The neural crest cell is well known for its migration capability to various locations within the developing embryo of vertebrates. This migration is mediated through several signaling pathways. Among these pathways, mutations in the RET and EDNRB pathways often manifest as human genetic diseases, such as Hirschsprung's disease (HSCR) and Waardenburg syndrome (WS). According to our preliminary data, one evolutionarily conserved zinc finger gene, Aebp2 (Adipocyte Enhancer Binding protein 2), may play a critical role in the migration of the neural crest cell. Aebp2 previously has been identifie as a regulator controlling the migration process of the border cell in Drosophila eggs, and also as a zinc finger protein co-purified with the mammalian Polycomb Repression Complex 2 (PRC2). Consistently, our recent studies reveal that a large fraction of Aebp2's genome-wide target loci overlap with the known PcG target loci, supporting the idea that Aebp2 is likely involved in targeting the mammalian PRC2. Interestingly, Aebp2 is mainly expressed within cells of neural crest origin, such as dorsal root ganglia, and facial cartilages and bones. Furthermore, according to the results derived from a mutant mouse line disrupting Aebp2, many heterozygotes display a set of phenotypes that are usually seen in human patients with Hirschsprung's disease and Waardenburg syndrome, for example megacolon and hypopigmentation. These phenotypes suggest that Aebp2 may be required for the migration and development of the neural crest cell. Given these observations, we hypothesie that Aebp2 may be an epigenetic regulator for the neural crest cell through PcG-mediated mechanisms. In the current proposal, we will test this hypothesis with the following aims:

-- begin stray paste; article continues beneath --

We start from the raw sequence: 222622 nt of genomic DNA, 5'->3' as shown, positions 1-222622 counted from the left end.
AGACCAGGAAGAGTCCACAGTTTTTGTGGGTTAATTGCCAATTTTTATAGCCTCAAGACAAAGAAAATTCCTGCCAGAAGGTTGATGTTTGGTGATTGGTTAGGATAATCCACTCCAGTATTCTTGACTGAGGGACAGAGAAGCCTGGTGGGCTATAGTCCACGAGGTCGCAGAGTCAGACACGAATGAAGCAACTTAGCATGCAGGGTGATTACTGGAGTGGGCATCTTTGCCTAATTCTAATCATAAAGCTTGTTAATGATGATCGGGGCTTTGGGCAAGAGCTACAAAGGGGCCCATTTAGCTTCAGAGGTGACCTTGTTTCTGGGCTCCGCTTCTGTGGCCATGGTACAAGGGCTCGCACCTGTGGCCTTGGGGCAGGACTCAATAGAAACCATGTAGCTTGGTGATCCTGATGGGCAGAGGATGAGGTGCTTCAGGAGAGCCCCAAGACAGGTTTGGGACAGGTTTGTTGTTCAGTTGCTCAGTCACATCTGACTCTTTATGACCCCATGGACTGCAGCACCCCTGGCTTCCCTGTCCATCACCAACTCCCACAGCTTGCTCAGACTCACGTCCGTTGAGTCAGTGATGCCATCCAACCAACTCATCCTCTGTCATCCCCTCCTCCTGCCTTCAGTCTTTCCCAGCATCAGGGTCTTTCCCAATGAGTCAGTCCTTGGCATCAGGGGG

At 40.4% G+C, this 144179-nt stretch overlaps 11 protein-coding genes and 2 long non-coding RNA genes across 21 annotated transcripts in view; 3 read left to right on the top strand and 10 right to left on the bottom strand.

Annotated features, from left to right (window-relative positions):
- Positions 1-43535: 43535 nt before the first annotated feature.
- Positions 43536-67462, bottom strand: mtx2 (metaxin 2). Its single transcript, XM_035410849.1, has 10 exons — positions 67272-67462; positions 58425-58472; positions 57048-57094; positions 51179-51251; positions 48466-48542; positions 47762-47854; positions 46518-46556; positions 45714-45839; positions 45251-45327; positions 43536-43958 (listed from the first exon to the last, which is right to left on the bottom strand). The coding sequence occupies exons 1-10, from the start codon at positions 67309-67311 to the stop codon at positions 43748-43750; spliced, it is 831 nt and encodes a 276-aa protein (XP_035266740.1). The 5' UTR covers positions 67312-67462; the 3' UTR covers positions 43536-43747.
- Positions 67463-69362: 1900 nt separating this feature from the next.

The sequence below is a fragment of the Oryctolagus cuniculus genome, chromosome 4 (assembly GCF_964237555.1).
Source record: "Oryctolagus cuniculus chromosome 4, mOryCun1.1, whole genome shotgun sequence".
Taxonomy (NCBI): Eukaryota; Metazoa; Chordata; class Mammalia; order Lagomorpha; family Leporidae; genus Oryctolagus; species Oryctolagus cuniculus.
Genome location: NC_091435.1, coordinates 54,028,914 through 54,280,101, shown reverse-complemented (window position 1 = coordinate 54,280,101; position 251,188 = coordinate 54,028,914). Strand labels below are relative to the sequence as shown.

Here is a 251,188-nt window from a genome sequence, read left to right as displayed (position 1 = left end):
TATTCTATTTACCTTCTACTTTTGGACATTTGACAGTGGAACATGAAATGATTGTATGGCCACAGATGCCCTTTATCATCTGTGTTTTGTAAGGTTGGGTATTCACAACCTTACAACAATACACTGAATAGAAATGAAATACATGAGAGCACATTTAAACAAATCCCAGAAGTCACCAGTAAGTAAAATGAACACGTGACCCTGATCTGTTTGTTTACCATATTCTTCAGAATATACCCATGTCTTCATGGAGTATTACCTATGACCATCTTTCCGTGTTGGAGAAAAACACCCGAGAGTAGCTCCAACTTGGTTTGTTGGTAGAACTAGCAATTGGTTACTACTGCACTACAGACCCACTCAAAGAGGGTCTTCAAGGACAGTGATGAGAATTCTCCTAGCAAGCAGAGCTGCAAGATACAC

Aim1 will further characterize the molecular basis of the phenotypes observed from the Aebp2 heterozygotes, Aim2 will test potential involvement of the PRC2-mediated mechanism in the pathogenesis of WS and HSCR, and finally Aim3 will generate a conditional KO allele of the Aebp2 locus to further delineate Aebp2 roles in neural crest cell migration. The information derived from these experiments will be helpful in unraveling the in vivo roles of Aebp2 with a special focus on its potential roles in neural crest cell migration. This information should also provide a new epigenetic-based paradigm for the pathogenesis of the human neurocristopathies, Hirschsprung's disease and Waardenburg syndrome.
The current project aims to characterize the in vivo roles of an evolutionarily well-conserved zinc finger gene Aebp2 with a main focus on its predicted roles in neural crest cell migration. The information from this project should also be helpful for understanding the pathogenesis of several human neurocristopathies, Hirschsprung's disease and Waardenburg syndrome.
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